From daily News Line in Britain:
Shut G-Bay Down! 17 Years Of ‘Temple Of Torture’
8th May 2019
- The notion that the men in Guantánamo Bay are ‘the worst of the worst’ is a myth
- Despite evidence that torture isn’t effective as a means of interrogation, Donald Trump supports its use
- Trump insists that no more detainees can leave the prison – not even the five men cleared for release
Here are five of the most compelling reasons why Guantánamo Bay should be closed for good, says Reprieve.
1. The ‘worst of the worst’ myth
More detainees have died in Guantánamo than have been convicted of a crime.
The US’s claim that Guantánamo detainees are the ‘worst of the worst’ does not stand up – US authorities started to release those who had been abducted and imprisoned as early as 2002, the year the prison opened.
Now, only 40 remain from a total of 780.
In fact, within a year of opening, Guantánamo’s operational commander complained that he was being sent too many ‘Mickey Mouse’ detainees.
As the Inter-American Commission on Human Rights points out: ‘According to official information, only 8% of Guantánamo detainees were characterised as ‘fighters’ for Al-Qaeda or the Taliban; 93% were not captured by US forces; and most were turned over to US custody at a time in which the United States offered bounties for the capture of suspected terrorists.”
The majority of the detainees were never even charged with a crime, let alone convicted of one.
In total, the US has only convicted six of the 780 prisoners who have been through Guantánamo’s gates.
2. Trump’s temple of torture
Leaked documents from the International Committee of the Red Cross (ICRC) in 2004 detail ‘an intentional system of cruel, unusual and degrading treatment and a form of torture at Guantánamo.’
The ICRC documented the use of humiliating acts including solitary confinement, temperature extremes, use of forced positions, exposure to loud and persistent noise and music, and regular beatings.
The UN’s Special Rapporteur for Torture has made it clear that indefinite detention in itself amounts to torture.
The main conclusion of the US Senate’s 2014 probe into CIA torture was that it ‘was not an effective means of acquiring intelligence.’
But Donald Trump has said he would like to ‘bring back waterboarding’ and ‘a hell of a lot worse’, adding: ‘Don’t tell me it doesn’t work – torture works … if it doesn’t work, they deserve it anyway.’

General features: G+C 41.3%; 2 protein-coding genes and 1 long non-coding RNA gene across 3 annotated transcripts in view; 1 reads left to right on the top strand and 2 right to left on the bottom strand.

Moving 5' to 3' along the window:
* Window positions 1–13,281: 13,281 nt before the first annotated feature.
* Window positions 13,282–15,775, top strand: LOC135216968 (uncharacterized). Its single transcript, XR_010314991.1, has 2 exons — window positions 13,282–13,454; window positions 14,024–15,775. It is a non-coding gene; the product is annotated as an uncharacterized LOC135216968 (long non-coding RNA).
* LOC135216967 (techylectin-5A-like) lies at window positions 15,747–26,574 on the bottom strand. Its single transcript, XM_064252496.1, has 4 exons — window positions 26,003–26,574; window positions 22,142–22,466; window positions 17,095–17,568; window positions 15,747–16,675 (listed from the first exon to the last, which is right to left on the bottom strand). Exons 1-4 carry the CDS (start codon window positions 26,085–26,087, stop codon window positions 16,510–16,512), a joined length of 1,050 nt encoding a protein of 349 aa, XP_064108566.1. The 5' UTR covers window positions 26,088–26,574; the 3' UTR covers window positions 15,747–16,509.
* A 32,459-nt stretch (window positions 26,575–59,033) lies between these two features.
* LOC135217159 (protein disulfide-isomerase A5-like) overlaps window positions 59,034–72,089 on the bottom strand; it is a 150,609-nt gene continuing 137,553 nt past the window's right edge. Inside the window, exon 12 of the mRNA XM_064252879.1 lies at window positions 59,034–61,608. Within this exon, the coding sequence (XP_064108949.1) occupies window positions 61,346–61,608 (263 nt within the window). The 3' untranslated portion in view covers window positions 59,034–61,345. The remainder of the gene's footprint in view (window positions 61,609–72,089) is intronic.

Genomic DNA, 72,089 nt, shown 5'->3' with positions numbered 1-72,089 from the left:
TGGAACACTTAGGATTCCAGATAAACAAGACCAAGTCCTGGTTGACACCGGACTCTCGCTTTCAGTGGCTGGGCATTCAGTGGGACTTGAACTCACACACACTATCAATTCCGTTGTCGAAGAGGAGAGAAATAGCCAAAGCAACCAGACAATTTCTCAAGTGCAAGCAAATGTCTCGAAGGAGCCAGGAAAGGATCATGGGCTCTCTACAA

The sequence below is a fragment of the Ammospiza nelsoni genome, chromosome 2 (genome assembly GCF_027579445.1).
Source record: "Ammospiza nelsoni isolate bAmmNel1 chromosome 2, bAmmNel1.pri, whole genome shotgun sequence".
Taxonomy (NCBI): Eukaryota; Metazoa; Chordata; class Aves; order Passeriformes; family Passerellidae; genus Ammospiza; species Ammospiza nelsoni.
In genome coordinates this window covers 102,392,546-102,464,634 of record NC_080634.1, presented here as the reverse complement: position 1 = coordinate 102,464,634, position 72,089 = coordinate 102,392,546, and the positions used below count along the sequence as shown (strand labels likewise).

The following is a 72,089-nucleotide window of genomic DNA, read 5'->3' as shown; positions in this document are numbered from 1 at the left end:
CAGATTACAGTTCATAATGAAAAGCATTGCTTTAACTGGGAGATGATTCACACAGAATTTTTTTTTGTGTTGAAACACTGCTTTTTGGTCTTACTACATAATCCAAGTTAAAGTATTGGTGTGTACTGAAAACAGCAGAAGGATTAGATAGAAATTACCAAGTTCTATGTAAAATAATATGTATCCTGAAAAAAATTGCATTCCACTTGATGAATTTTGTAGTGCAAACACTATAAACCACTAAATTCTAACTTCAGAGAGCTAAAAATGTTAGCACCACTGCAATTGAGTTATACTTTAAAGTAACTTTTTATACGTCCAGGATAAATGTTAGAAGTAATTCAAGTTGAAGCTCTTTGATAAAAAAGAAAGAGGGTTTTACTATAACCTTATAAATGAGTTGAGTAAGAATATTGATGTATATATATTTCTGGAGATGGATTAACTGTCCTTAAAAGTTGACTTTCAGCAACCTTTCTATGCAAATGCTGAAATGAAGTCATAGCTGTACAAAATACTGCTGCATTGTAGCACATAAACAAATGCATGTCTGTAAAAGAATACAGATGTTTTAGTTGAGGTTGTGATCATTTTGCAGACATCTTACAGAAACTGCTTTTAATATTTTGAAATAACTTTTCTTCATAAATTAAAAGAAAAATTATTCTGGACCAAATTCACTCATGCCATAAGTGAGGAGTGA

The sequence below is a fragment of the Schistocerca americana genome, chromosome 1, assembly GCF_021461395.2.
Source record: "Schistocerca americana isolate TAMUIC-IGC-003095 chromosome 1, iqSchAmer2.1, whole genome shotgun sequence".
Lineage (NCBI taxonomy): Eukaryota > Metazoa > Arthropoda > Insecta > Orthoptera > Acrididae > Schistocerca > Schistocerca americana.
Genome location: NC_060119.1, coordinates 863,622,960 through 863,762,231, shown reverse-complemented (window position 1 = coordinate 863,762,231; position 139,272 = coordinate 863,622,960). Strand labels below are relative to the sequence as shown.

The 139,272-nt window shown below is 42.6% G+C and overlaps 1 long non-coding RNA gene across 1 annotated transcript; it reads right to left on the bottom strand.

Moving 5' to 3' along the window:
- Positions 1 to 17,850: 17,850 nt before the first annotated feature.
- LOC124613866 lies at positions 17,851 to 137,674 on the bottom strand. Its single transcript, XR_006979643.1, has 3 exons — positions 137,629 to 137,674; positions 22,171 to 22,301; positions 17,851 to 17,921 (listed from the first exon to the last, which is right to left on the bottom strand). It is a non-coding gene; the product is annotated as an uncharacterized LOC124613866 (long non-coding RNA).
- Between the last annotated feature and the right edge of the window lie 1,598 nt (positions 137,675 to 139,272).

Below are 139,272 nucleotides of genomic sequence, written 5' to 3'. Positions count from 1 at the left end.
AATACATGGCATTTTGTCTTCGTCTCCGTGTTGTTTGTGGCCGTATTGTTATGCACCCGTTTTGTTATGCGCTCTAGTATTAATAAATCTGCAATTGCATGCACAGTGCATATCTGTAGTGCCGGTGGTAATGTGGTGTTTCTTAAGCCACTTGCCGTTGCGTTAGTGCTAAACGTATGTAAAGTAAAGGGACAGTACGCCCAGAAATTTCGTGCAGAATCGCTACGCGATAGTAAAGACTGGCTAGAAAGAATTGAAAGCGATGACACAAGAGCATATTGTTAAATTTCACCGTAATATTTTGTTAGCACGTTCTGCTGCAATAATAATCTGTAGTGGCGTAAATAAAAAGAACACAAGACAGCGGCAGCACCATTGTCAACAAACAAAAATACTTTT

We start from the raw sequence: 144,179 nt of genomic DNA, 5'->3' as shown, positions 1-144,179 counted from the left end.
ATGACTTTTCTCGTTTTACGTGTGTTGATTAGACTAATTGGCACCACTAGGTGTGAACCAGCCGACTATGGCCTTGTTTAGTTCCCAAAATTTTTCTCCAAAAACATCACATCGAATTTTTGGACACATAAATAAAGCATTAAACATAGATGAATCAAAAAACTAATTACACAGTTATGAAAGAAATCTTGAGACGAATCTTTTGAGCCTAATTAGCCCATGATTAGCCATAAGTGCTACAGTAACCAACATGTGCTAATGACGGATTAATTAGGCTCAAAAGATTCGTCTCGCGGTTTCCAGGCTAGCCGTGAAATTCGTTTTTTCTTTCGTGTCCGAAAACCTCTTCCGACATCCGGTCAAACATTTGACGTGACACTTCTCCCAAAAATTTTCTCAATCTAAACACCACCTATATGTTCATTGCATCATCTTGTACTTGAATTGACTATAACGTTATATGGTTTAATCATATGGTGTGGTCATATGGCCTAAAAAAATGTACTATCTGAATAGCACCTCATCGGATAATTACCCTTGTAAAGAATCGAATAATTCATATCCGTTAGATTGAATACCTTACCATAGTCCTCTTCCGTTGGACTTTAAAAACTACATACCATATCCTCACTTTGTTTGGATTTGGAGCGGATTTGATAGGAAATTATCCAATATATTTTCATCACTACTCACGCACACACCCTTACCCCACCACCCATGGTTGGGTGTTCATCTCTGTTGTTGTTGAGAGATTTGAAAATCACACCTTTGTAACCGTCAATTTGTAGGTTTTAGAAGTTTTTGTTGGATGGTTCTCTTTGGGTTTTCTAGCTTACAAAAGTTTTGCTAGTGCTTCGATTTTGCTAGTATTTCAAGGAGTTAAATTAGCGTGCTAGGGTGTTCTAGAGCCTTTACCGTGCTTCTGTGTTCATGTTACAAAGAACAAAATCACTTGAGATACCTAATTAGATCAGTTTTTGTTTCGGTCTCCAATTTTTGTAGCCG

3. The expensive mistake
It costs the US tax payer $445 million a year to keep the remaining 40 detainees held in Guantánamo. This means that it costs $29,000 per prisoner per night to keep Guantánamo open – far more than any federal or state prison.
4. The legal black hole
In opening Guantánamo Bay in 2002, the US Government sought to create a legal black hole – where it argued neither US nor international law applied.
Choosing an offshore facility in Cuba as the base, the administration claimed that detainees were not covered by the US Constitution because they were not on US soil, and that their enemy combatant status meant they could be denied legal protections.
The ‘legal protections’ in question ranged from being denied access to lawyers and fair trials to the systematic use of torture.
5. The prison of no exits
Last year, Donald Trump proudly announced that nobody else would be released from Guantánamo.
There are 40 men still in the prison – five of those have already been cleared for release in a rigorous process involving six separate US agencies including the Department of Defence and the Director of National Intelligence.
They have been deemed to pose no threat, yet Donald Trump won’t allow them to leave.
Reprieve says: ‘We led the fight for access to the men held at Guantánamo, and were one of the very first organisations allowed inside.
‘Since then, we have secured freedom for more than 80 men illegally detained without charge or trial – more than any other organisation.
‘After 9/11, the US government systematically designed and implemented a programme of abducting and torturing terrorism suspects, before imprisoning them without due process in Guantánamo Bay.’
Reprieve’s Clive Stafford Smith, who was one of the three lawyers who demanded and successfully sued for access to the prison, said: ‘Since 2002, 779, including at least 15 children, have been imprisoned at Guantánamo.
‘The vast majority of them were sold to the US for large bounties – typically, around $5,000 for each man.
‘So far, just four detainees have been convicted of a crime – fewer than the number who have died in detention.
‘No-one has ever been held accountable for the illegal detention and abuse at the prison camp and it remains open to this day.’
Commenting on a leaked letter from Javid to US Attorney General Jeff Sessions last year, Foa said: ‘Sajid Javid has undermined the UK’s decades-long opposition to the death penalty and Guantánamo Bay in an attempt to outsource our justice system to the US.
‘There is no reason why people accused of murdering British citizens should not face British justice in a British court.
‘Justice is not served by turning such individuals over to a US justice system which has an appalling record of trying such cases, in large part as a result of torture and mistreatment.
‘Guantánamo Bay has, over a period of 16 years, seen repeated attempts to hold any judicial process fail.